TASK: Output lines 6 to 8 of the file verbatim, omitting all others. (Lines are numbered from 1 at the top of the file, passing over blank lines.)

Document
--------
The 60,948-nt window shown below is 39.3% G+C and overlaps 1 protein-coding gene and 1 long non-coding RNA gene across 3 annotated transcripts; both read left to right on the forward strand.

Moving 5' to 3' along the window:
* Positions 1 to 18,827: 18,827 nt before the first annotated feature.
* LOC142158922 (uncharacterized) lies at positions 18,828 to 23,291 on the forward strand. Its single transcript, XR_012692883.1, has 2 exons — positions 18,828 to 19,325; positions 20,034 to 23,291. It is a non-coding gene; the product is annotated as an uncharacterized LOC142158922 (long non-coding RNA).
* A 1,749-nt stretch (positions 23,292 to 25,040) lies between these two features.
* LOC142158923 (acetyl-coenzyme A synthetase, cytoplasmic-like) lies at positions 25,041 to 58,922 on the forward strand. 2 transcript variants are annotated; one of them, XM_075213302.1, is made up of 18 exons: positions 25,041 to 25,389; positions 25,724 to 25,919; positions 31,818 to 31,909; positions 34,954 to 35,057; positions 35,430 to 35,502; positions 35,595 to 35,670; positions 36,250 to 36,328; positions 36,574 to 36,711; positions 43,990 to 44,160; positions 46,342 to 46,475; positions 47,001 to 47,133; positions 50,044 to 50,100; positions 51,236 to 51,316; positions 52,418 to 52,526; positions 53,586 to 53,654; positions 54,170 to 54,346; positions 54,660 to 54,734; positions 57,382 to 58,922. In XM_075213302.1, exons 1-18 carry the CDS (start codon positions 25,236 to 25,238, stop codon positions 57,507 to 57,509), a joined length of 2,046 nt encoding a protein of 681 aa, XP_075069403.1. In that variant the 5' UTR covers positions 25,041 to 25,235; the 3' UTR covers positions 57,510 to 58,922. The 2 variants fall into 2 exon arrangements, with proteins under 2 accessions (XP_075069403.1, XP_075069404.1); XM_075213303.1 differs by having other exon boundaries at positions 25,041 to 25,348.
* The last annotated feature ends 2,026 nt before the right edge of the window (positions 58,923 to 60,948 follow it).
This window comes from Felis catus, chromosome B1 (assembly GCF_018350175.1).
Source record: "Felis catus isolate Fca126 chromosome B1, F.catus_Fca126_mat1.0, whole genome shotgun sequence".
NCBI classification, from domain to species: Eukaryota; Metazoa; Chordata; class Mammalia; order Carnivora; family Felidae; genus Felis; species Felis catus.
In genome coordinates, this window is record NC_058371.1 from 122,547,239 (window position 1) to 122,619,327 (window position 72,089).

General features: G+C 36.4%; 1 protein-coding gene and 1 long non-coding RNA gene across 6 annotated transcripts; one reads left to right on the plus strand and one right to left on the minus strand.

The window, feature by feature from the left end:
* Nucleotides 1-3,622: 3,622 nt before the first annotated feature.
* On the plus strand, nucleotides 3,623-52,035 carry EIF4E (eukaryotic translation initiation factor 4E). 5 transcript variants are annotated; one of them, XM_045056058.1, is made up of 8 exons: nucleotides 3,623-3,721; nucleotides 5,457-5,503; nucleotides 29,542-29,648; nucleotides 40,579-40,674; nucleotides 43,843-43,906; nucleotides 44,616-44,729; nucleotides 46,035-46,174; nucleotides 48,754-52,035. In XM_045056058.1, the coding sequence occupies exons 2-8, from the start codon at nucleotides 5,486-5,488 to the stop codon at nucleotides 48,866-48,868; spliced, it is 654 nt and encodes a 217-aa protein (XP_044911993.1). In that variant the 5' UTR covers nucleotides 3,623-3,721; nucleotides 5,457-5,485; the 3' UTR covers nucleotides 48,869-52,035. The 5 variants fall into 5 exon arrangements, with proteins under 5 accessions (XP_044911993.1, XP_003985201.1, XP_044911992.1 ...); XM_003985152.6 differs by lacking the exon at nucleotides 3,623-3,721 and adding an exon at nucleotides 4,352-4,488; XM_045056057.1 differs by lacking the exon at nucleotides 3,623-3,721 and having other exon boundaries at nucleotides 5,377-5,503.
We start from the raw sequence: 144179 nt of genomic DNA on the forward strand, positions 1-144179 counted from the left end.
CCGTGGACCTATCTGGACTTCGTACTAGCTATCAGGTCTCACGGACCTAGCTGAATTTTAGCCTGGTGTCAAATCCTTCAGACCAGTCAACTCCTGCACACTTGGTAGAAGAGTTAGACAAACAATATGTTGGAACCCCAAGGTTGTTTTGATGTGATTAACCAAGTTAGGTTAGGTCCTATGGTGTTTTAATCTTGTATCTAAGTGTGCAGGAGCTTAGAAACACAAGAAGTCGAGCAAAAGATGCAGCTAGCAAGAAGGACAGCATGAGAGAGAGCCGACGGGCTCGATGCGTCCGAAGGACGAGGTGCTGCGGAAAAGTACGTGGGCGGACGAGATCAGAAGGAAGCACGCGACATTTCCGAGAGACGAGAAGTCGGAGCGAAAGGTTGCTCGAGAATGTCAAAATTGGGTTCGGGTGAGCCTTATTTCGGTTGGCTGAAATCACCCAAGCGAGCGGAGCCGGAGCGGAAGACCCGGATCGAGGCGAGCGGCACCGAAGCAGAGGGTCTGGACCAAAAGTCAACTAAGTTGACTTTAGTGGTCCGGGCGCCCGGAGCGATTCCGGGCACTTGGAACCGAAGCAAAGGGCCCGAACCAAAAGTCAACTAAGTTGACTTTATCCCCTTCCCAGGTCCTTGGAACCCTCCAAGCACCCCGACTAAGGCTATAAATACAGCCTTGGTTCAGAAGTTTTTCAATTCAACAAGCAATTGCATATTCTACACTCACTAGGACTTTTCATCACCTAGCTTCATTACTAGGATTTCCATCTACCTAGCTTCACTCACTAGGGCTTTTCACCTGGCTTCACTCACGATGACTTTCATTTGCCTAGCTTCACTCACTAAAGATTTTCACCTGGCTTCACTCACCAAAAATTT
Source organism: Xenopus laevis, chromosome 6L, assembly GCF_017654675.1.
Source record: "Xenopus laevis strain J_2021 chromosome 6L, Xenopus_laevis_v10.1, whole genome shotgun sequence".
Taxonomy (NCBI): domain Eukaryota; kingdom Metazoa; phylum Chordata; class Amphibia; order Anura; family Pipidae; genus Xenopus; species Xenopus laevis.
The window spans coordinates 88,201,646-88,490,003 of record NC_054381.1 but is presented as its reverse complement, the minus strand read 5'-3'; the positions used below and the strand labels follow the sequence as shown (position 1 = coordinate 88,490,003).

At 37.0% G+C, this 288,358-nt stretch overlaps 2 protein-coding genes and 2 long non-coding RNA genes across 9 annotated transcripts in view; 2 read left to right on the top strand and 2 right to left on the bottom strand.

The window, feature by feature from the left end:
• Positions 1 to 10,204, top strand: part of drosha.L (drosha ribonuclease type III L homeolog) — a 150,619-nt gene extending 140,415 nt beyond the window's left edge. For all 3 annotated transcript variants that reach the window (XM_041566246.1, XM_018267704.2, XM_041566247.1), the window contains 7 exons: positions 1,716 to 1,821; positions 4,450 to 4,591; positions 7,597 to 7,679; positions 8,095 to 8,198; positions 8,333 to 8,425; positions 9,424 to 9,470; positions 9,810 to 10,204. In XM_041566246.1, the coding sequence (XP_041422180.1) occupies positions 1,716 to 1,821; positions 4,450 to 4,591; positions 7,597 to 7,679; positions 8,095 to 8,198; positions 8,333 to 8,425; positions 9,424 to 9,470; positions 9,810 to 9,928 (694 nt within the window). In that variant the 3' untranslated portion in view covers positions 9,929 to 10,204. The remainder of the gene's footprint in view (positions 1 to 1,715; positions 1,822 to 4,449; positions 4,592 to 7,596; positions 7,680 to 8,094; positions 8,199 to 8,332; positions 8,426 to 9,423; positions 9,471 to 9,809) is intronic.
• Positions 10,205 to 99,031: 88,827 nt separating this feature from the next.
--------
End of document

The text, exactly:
* LOC142158923 (acetyl-coenzyme A synthetase, cytoplasmic-like) lies at positions 25,041 to 58,922 on the forward strand. 2 transcript variants are annotated; one of them, XM_075213302.1, is made up of 18 exons: positions 25,041 to 25,389; positions 25,724 to 25,919; positions 31,818 to 31,909; positions 34,954 to 35,057; positions 35,430 to 35,502; positions 35,595 to 35,670; positions 36,250 to 36,328; positions 36,574 to 36,711; positions 43,990 to 44,160; positions 46,342 to 46,475; positions 47,001 to 47,133; positions 50,044 to 50,100; positions 51,236 to 51,316; positions 52,418 to 52,526; positions 53,586 to 53,654; positions 54,170 to 54,346; positions 54,660 to 54,734; positions 57,382 to 58,922. In XM_075213302.1, exons 1-18 carry the CDS (start codon positions 25,236 to 25,238, stop codon positions 57,507 to 57,509), a joined length of 2,046 nt encoding a protein of 681 aa, XP_075069403.1. In that variant the 5' UTR covers positions 25,041 to 25,235; the 3' UTR covers positions 57,510 to 58,922. The 2 variants fall into 2 exon arrangements, with proteins under 2 accessions (XP_075069403.1, XP_075069404.1); XM_075213303.1 differs by having other exon boundaries at positions 25,041 to 25,348.
* The last annotated feature ends 2,026 nt before the right edge of the window (positions 58,923 to 60,948 follow it).
This window comes from Felis catus, chromosome B1 (assembly GCF_018350175.1).